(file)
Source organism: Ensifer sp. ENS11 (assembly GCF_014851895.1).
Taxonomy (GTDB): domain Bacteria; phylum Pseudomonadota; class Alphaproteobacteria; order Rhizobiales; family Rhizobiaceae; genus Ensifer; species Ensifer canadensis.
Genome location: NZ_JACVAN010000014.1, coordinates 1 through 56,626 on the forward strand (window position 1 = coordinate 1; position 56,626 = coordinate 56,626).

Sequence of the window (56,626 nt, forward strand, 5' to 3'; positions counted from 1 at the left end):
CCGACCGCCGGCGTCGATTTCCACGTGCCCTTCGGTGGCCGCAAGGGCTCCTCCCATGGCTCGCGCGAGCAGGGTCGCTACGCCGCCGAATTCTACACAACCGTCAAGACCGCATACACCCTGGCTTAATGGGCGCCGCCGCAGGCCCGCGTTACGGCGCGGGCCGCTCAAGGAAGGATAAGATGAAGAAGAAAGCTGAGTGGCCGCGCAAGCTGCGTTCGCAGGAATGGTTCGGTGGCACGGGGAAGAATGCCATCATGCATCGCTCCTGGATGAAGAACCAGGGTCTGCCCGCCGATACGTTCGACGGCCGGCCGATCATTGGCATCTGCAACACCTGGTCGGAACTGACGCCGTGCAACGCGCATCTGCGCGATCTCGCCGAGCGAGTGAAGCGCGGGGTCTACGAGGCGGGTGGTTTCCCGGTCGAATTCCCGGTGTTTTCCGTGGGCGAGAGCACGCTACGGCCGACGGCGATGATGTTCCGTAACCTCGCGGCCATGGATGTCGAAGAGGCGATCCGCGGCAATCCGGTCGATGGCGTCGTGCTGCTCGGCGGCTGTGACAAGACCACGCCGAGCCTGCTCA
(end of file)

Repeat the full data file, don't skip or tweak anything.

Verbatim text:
Source organism: Ensifer sp. ENS11 (assembly GCF_014851895.1).
Taxonomy (GTDB): domain Bacteria; phylum Pseudomonadota; class Alphaproteobacteria; order Rhizobiales; family Rhizobiaceae; genus Ensifer; species Ensifer canadensis.
Genome location: NZ_JACVAN010000014.1, coordinates 1 through 56,626 on the forward strand (window position 1 = coordinate 1; position 56,626 = coordinate 56,626).

Sequence of the window (56,626 nt, forward strand, 5' to 3'; positions counted from 1 at the left end):
CCGACCGCCGGCGTCGATTTCCACGTGCCCTTCGGTGGCCGCAAGGGCTCCTCCCATGGCTCGCGCGAGCAGGGTCGCTACGCCGCCGAATTCTACACAACCGTCAAGACCGCATACACCCTGGCTTAATGGGCGCCGCCGCAGGCCCGCGTTACGGCGCGGGCCGCTCAAGGAAGGATAAGATGAAGAAGAAAGCTGAGTGGCCGCGCAAGCTGCGTTCGCAGGAATGGTTCGGTGGCACGGGGAAGAATGCCATCATGCATCGCTCCTGGATGAAGAACCAGGGTCTGCCCGCCGATACGTTCGACGGCCGGCCGATCATTGGCATCTGCAACACCTGGTCGGAACTGACGCCGTGCAACGCGCATCTGCGCGATCTCGCCGAGCGAGTGAAGCGCGGGGTCTACGAGGCGGGTGGTTTCCCGGTCGAATTCCCGGTGTTTTCCGTGGGCGAGAGCACGCTACGGCCGACGGCGATGATGTTCCGTAACCTCGCGGCCATGGATGTCGAAGAGGCGATCCGCGGCAATCCGGTCGATGGCGTCGTGCTGCTCGGCGGCTGTGACAAGACCACGCCGAGCCTGCTCA